Q&A: Chicago Opera Theater Music Director Lidiya Yankovskaya on Future Goals, Conducting and the Future of Opera

Credit: Chicago Opera Theater

Lidiya Yankovskaya, the new Music Director of Chicago Opera Theater (COT) is a musical unifier and explorer.  Her goals for the future at COT include presenting a variety of underrepresented repertoire, supporting and promoting the best of new operatic works being created in our current “golden age of American opera,” and bolstering COT’s current education and community engagement initiatives. Yankovskaya will regularly conduct for COT starting with the 2018-2019 season.

Yankovskaya, an immigrant from St. Petersburg, Russia, attributes her childhood as a major aspect of her artistic birth and growth. “I studied ballet from 3-5 years old, then benefited from the Russian Specialized Music Schools early musical training as a pianist, violinist, and singer,” she told OperaWire in a recent interview. “Culture was readily accessible in large cities in Russia and in St. Petersburg people would go to the opera like people in Chicago go to see the Cubs game.  My first opera memory is of Prokofiev’s ‘Love of Three Oranges.’” She then moved with her mother to upstate New York and attended a public high school with a great music program.  “My high school had 5 bands, 4 orchestras, and 7 choirs.”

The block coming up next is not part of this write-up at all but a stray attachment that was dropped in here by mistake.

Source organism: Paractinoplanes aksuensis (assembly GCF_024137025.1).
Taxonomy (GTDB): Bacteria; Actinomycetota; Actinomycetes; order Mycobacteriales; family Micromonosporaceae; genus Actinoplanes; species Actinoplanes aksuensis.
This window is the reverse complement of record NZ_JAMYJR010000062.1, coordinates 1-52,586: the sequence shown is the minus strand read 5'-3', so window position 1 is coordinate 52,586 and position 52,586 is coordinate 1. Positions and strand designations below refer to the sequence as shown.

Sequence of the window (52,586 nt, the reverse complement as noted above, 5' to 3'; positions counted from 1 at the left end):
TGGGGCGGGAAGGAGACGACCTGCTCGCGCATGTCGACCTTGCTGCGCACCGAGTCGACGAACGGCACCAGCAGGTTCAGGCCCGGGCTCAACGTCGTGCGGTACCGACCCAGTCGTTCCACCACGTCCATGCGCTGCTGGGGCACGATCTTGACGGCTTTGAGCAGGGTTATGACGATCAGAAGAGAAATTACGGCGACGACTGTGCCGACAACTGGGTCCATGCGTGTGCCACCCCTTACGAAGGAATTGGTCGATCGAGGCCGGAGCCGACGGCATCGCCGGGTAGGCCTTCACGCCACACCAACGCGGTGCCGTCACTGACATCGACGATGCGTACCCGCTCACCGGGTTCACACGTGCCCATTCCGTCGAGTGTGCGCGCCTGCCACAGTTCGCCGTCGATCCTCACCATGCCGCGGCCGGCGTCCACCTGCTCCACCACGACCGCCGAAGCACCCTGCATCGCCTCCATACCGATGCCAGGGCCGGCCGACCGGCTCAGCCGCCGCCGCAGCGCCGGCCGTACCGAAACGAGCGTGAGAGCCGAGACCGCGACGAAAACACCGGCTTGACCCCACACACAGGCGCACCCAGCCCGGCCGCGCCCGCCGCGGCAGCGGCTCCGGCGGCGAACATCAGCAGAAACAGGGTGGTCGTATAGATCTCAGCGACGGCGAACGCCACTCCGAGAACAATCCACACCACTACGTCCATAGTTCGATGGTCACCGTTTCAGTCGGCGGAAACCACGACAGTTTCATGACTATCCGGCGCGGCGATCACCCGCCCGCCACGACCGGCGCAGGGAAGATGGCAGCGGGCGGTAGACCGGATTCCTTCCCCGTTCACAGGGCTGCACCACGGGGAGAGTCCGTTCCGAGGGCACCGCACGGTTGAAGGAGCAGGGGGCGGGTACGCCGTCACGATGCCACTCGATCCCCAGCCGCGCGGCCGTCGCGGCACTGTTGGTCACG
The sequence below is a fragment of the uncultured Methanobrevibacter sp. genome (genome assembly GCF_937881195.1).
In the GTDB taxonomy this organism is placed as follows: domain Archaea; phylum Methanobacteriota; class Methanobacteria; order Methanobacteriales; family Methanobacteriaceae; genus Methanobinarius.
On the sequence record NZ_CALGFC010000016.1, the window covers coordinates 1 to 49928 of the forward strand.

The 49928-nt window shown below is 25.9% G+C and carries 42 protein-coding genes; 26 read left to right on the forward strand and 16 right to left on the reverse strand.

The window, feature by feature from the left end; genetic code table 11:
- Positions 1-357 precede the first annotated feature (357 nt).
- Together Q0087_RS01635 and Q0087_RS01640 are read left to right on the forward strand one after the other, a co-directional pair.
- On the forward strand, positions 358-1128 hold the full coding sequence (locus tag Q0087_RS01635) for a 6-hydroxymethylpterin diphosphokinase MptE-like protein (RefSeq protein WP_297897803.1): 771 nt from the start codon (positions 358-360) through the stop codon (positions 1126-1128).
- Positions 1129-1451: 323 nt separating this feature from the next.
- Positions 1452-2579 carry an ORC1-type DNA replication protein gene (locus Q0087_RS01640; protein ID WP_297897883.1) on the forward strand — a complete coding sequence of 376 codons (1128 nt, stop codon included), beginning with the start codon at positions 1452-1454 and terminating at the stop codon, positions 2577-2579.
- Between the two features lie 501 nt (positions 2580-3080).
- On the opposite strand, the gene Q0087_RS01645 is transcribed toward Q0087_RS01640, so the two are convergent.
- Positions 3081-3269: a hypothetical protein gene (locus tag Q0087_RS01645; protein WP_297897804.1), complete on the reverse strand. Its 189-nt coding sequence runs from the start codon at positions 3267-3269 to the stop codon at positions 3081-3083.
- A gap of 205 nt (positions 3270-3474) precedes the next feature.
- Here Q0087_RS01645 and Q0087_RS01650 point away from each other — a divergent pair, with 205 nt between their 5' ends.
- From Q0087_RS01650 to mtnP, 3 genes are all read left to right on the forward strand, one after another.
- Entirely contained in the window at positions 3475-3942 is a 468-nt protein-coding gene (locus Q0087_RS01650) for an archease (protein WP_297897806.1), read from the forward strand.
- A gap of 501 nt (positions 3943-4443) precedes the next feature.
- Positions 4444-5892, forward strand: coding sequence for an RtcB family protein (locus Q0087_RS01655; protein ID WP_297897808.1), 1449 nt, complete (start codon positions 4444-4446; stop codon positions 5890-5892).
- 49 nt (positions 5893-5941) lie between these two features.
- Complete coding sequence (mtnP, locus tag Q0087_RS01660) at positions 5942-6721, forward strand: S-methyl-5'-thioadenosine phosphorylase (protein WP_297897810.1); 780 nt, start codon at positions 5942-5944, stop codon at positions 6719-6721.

While she has enjoyed a solid international career, her new position in Chicago further solidifies her ties to the US. Here is what she plans with the organization over her tenure and a look at her style and views on creating opera.

OperaWire: What are your current goals and dreams for your tenure as Music Director at the Chicago Opera Theater?